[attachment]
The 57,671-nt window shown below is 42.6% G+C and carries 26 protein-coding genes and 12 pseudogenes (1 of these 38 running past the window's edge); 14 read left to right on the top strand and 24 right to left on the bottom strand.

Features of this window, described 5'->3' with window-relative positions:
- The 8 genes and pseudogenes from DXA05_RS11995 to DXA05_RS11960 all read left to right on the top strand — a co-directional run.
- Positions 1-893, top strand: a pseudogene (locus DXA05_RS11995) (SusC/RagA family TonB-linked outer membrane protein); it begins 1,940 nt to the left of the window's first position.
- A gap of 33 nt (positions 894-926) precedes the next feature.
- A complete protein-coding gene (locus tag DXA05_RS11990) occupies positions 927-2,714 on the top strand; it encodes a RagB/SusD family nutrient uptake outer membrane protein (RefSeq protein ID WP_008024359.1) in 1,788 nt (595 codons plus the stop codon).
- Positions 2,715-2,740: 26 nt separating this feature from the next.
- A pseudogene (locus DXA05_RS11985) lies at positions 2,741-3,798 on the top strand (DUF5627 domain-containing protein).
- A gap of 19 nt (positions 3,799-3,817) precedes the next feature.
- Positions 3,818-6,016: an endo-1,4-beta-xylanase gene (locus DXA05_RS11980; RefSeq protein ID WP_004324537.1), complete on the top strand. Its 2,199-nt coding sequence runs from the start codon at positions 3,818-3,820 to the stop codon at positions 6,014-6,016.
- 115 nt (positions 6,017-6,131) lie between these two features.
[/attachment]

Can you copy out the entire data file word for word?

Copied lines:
The 57,671-nt window shown below is 42.6% G+C and carries 26 protein-coding genes and 12 pseudogenes (1 of these 38 running past the window's edge); 14 read left to right on the top strand and 24 right to left on the bottom strand.

Features of this window, described 5'->3' with window-relative positions:
- The 8 genes and pseudogenes from DXA05_RS11995 to DXA05_RS11960 all read left to right on the top strand — a co-directional run.
- Positions 1-893, top strand: a pseudogene (locus DXA05_RS11995) (SusC/RagA family TonB-linked outer membrane protein); it begins 1,940 nt to the left of the window's first position.
- A gap of 33 nt (positions 894-926) precedes the next feature.
- A complete protein-coding gene (locus tag DXA05_RS11990) occupies positions 927-2,714 on the top strand; it encodes a RagB/SusD family nutrient uptake outer membrane protein (RefSeq protein ID WP_008024359.1) in 1,788 nt (595 codons plus the stop codon).
- Positions 2,715-2,740: 26 nt separating this feature from the next.
- A pseudogene (locus DXA05_RS11985) lies at positions 2,741-3,798 on the top strand (DUF5627 domain-containing protein).
- A gap of 19 nt (positions 3,799-3,817) precedes the next feature.
- Positions 3,818-6,016: an endo-1,4-beta-xylanase gene (locus DXA05_RS11980; RefSeq protein ID WP_004324537.1), complete on the top strand. Its 2,199-nt coding sequence runs from the start codon at positions 3,818-3,820 to the stop codon at positions 6,014-6,016.
- 115 nt (positions 6,017-6,131) lie between these two features.